On the other hand, hydroelectric plants cost hundreds of millions of dollars to build and take many years to complete. Damming a river with a large hydroelectric plant can submerge tens or even hundreds of square miles of land under its reservoir (7), altering the local ecosystem both in the reservoir area and further downstream. Dams can result in loss of habitat and loss of migratory routes for species such as salmon. People can also be affected. Any homes in the reservoir’s flood zone will be submerged and the residents forced to relocate. As one example, over a million people were moved during construction of China’s Three Gorges Dam (8). And while water is a renewable resource, a hydroelectric plant’s output is affected by seasonal variations in water supply.” David Newland
    Scientific study can focus on one problem or recognize the complexity of understanding the real world and how it interacts.
    Impeding the flow of a river to generate power for one country will very likely negatively impact the country and people who live downriver from the dams. Share waterways are a real concern when studying the issue.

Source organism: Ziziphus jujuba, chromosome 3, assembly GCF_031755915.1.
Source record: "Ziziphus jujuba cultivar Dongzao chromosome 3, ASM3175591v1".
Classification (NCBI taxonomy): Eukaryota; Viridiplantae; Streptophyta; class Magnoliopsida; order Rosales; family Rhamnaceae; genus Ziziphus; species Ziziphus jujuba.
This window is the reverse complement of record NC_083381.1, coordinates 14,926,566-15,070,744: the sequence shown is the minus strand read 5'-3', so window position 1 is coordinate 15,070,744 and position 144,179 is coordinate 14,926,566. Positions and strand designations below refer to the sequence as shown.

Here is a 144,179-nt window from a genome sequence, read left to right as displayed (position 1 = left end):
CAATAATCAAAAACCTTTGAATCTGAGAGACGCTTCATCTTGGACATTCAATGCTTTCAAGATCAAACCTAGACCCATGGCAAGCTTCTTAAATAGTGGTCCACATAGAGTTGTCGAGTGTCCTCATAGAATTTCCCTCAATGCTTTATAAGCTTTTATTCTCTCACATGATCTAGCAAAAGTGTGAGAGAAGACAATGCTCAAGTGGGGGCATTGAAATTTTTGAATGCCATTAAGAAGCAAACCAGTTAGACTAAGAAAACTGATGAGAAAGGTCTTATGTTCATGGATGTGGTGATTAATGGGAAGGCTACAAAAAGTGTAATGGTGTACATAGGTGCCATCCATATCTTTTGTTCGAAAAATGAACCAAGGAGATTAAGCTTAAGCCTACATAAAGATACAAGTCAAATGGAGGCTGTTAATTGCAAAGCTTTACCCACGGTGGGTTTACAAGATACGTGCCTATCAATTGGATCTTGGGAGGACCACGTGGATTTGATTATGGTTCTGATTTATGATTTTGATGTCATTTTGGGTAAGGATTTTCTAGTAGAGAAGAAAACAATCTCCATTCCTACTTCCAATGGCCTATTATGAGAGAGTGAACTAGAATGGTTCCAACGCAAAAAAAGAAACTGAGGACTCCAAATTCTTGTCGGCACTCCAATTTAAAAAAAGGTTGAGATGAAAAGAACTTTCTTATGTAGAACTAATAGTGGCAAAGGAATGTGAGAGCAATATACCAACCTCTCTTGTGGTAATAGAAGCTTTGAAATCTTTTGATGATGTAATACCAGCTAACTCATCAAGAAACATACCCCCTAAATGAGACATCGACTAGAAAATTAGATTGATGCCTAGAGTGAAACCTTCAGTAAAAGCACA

Politicians who choose to cherry pick science to suit their own or even their constituents desires do us no favor. In the long run, we are all in this together.

  12. JD, I’m aware of the pro’s and con’s of hydroelectric power. In particular, one of the con’s that morphed into a pro was the development of a major joint conservation and recreational area in far West KY, the Land Between the Lakes. Yes, several small rural communities were flooded during the first stages of TVA, and at present that former pocket of poverty in the 1930’s is now a thriving national recreational area enjoyed by visitors from across the US.

    Yes, you’re correct in thinking that we do occasionally rob Peter to pay Paul, with Paul usually representing the common good. In the case of TVA, FDR acted in the best interests of the US. Perhaps our next steps in meeting an energy crisis will involve curtailing the global birth rate.

  13. Thanks, BSH, for trying to keep a positive discussion on track. Good luck with that. Another Tennessean.

  14. One of the reasons that denying science is typically the most expensive of alternatives is that in the end reality wins. It just doesn’t care what we prefer.

    So ignoring or denying climate science has no chance of winning but can only add to our woes long term.

    Sustainable energy, which is harnessing more directly the energy coming here 24/7/365, is high in up front capital cost but lower in operating costs than using an intermediary like fuel. So we need investment.

    Fuel companies know that when we start that investment at a suitable scale we’ll have to, because we’ll be able to, stop feeding their coffers.

    Most energy utilities are private companies thus managed by one dictum: make more money regardless of the impact on others (externalities).